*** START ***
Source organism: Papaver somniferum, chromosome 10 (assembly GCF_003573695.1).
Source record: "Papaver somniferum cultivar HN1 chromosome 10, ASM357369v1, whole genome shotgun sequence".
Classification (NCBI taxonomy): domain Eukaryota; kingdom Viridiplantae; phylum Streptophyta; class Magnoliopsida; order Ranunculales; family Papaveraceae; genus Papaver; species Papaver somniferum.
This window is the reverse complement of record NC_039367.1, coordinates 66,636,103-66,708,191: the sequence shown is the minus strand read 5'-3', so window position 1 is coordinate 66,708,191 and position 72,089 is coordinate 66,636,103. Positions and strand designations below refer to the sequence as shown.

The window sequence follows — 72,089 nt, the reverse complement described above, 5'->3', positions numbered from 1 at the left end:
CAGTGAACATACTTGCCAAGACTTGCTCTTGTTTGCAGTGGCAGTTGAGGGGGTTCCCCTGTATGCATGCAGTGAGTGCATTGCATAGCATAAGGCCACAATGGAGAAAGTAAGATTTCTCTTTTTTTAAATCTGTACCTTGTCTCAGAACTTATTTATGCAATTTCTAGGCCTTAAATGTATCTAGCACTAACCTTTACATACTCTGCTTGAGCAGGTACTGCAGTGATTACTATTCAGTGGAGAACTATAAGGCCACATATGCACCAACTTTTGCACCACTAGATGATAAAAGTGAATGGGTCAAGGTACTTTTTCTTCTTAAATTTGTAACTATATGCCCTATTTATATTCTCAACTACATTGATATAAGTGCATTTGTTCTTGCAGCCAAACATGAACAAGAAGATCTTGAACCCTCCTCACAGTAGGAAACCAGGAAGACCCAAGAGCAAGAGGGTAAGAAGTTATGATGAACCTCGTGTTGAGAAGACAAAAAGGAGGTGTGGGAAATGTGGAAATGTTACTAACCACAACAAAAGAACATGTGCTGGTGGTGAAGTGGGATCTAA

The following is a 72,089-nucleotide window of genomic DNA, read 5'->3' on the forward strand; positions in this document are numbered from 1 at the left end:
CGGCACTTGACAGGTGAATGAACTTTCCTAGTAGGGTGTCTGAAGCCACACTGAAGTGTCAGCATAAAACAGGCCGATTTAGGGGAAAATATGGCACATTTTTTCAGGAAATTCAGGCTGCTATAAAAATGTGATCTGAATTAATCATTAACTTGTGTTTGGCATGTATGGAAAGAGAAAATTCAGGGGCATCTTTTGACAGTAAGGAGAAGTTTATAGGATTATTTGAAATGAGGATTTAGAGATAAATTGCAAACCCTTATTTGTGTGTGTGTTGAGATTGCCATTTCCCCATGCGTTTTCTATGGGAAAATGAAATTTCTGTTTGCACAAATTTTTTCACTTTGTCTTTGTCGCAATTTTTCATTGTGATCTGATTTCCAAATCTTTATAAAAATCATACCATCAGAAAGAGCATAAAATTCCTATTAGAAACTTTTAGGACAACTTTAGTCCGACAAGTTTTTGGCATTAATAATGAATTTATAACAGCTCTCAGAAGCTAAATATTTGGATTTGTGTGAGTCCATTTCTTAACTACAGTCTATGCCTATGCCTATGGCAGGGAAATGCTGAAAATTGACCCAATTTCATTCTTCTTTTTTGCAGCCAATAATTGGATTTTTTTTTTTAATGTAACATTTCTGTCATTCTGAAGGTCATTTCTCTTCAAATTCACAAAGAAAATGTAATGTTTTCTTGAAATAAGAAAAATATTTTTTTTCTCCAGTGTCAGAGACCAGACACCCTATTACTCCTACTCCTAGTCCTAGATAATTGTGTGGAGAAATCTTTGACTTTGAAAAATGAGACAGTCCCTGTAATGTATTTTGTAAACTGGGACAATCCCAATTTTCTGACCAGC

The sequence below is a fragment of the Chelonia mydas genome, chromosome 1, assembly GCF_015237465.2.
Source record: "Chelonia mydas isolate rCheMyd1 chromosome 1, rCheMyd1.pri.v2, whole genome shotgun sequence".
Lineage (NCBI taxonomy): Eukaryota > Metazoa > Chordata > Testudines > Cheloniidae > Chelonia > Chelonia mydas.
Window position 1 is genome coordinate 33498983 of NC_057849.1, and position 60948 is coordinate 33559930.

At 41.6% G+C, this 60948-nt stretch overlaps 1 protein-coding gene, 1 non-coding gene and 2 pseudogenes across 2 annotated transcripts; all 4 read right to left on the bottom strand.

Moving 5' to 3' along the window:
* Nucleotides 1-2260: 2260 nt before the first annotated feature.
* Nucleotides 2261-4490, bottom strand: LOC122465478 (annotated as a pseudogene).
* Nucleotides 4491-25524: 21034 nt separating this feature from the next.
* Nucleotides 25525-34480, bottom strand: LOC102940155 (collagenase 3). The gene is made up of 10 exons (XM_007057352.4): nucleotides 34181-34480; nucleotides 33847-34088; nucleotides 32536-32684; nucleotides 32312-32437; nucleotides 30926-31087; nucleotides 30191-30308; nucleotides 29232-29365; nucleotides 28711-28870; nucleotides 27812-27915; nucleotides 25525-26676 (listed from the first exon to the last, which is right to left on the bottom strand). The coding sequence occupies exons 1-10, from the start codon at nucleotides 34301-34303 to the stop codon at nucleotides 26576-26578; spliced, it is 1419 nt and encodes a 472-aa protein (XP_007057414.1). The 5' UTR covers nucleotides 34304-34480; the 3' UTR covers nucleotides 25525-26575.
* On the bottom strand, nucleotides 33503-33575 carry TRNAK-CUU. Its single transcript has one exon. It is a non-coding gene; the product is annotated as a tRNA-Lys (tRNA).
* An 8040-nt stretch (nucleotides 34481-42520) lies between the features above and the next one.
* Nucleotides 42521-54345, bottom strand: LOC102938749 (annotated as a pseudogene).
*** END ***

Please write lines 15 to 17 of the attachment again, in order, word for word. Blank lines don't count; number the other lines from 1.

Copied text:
* Nucleotides 1-2260: 2260 nt before the first annotated feature.
* Nucleotides 2261-4490, bottom strand: LOC122465478 (annotated as a pseudogene).
* Nucleotides 4491-25524: 21034 nt separating this feature from the next.